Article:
Arrival is something altogether far more profound than the standard big blockbuster, popcorn shovelling film. Language is the focus of the interaction between the humans and Aliens as Louise Banks, and Ian Donnelly try to establish a linguistic connection. Language is such a beautiful complex thing. Very little in life has such rich depth, such history and such substance as language. Which is why I found this film to be so particularly compelling and engaging, though for my personal preference I would have preferred a few more scenes exploring the complexity of the subject.

The absolute core of Louise’s story and one that is most prominent is one of a complex philosophical nature, but one I won’t discuss for fear that I may accidently reveal even the most minor of hints to those of you who have not seen this film. The only thing I will say, is that although the film is focused almost exclusively on language with a side helping of science, there is a very realistic perception prominent throughout, which is superbly orchestrated by the director and provides a clever grounding for the film.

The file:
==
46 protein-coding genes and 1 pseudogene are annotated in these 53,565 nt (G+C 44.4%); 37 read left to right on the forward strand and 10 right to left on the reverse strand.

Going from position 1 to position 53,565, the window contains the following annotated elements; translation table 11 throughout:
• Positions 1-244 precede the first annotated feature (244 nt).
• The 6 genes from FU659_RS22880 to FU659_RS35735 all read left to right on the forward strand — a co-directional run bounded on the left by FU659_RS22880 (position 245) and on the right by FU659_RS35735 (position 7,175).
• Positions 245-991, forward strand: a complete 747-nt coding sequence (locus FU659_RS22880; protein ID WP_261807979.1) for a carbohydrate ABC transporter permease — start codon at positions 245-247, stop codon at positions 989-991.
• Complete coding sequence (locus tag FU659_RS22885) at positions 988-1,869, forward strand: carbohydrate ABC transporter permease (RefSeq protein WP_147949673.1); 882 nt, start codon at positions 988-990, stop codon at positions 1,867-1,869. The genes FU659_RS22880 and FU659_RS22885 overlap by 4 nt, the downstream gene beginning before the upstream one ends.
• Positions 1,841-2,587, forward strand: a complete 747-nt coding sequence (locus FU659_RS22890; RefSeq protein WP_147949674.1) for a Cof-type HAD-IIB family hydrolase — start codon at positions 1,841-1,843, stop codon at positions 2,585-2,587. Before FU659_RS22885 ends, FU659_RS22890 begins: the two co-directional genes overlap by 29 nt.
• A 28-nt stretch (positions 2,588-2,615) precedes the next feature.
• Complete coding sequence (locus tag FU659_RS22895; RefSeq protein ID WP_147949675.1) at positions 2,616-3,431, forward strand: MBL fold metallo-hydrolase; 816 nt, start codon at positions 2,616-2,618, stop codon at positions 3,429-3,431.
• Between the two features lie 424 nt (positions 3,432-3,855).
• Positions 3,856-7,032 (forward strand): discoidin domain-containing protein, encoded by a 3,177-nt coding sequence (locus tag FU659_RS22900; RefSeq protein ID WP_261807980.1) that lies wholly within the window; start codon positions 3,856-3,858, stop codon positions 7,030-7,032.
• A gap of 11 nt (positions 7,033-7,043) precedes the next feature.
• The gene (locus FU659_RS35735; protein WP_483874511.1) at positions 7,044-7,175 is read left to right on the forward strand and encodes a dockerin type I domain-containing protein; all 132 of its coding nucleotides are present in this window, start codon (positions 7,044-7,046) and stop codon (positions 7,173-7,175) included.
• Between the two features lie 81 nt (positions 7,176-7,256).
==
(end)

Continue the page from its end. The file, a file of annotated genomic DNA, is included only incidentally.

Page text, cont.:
The cinematography is simply gorgeous with breathtaking landscape shots that are potentially some of my favourite in cinema. This film deserves to be showcased in the highest quality, so Blue-ray is a must. Visually, every moment, every piece of design and nearly every camera movement is profound and stunning. When combined with the music this film presents something really quite unique and certainly magnificent to behold, but one that is more importantly built upon intellectual material and substance with rich depth. Chris Nolan fans will no doubt enjoy this film and feel a familiarity with some of the more aggressive pieces of music.